And now, following the success of the app in Korea, Samsung Canada is donating 200 tablets preloaded with the Look At Me app to Autism Speaks Canada.

This is technology that really has the potential to change lives. It brings technology, creativity, health and psychology together in an ingenious way. And at least in some households, it will be perfectly acceptable to have plenty of “screen time”. It would be great to see the same kind of program here in Australia.

HT: Digital Buzz Blog

Creating a sustainable food culture with @OzHarvest for #ThinkEatSave

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In 2013, OzHarvest set themselves the goal to “feed the 5000” using rescued food. And after that first successful initiative, in 2014, the aim was to grow the one-day event significantly. For ThinkEatSave, OzHarvest partnered with with the United Nations to tackle the issues of food and nutrition security and sustainable food systems.

Some of the nation’s top chefs, politicians and celebrities united at events held across Sydney, Adelaide, Brisbane, Melbourne and Newcastle to take a stance against food waste, and serve thousands of members of the public a free, delicious and hearty hot meal made from surplus produce that would have otherwise ended up as landfill.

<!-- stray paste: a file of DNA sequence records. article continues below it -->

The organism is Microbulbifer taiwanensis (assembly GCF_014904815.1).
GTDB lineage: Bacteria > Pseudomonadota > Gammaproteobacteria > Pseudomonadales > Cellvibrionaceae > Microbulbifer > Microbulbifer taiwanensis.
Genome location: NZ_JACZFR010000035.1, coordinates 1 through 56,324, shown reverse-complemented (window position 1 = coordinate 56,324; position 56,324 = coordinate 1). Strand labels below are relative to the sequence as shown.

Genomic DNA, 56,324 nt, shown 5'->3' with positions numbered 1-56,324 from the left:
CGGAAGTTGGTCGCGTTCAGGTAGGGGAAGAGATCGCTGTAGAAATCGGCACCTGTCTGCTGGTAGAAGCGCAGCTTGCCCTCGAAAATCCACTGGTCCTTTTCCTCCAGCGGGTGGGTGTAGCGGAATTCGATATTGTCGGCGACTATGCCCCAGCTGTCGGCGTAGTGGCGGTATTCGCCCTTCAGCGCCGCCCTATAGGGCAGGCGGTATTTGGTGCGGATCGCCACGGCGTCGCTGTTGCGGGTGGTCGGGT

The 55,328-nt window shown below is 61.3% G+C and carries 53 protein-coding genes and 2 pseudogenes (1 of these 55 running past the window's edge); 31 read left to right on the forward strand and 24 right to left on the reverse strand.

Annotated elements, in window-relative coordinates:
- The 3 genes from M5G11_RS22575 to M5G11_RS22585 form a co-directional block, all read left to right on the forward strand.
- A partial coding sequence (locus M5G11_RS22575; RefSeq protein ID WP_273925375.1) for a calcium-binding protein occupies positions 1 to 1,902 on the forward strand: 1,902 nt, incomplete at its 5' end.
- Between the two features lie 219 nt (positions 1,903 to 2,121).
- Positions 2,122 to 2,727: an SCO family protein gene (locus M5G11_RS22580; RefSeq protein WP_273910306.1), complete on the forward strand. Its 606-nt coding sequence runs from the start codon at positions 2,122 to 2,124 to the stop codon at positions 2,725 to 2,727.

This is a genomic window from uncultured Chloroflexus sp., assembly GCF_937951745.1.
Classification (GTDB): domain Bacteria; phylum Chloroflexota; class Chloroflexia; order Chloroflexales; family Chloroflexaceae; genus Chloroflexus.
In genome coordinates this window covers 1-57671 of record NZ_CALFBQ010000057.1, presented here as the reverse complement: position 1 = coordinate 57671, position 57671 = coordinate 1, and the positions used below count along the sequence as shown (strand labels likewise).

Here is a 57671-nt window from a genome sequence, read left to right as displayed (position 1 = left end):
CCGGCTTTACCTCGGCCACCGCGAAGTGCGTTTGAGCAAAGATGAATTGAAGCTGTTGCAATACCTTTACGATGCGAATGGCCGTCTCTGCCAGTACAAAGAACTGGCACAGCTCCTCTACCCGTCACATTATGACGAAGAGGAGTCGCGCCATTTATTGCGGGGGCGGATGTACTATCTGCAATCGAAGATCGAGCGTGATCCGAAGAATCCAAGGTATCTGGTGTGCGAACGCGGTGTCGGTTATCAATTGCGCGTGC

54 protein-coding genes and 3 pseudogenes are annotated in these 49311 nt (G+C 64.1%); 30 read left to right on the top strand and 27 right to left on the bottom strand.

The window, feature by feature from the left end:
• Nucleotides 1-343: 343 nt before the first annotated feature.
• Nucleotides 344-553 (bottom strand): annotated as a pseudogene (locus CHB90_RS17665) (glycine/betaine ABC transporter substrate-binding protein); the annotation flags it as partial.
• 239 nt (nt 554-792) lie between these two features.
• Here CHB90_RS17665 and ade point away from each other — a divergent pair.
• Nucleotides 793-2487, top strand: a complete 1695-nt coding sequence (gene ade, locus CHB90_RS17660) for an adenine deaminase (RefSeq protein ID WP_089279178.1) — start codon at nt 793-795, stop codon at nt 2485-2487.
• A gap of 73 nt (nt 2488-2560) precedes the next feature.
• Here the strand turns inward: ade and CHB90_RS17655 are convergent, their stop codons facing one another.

Amazingly, food waste is currently costing Australians up to $10 billion each year, while two million people still rely on food relief – with global food loss + waste reaches 1.3 billion tonnes (yes, billion).

Here are some of the social media highlights from an amazing day

Speak Up About Mental Health

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Thorpe-and-ParkinsonYears ago when Mark Pollard and I were working on The Perfect Gift for a Man, we felt like we were doing something important – encouraging people, men in particular – to speak up, write and share their stories. And it wasn’t just the fact that young men commit suicide at more than three times the rate of women of the same age – nor even the severe impact that depression is having on young people – that was staggering. It was the way that people and stories came out of the woodwork once we asked.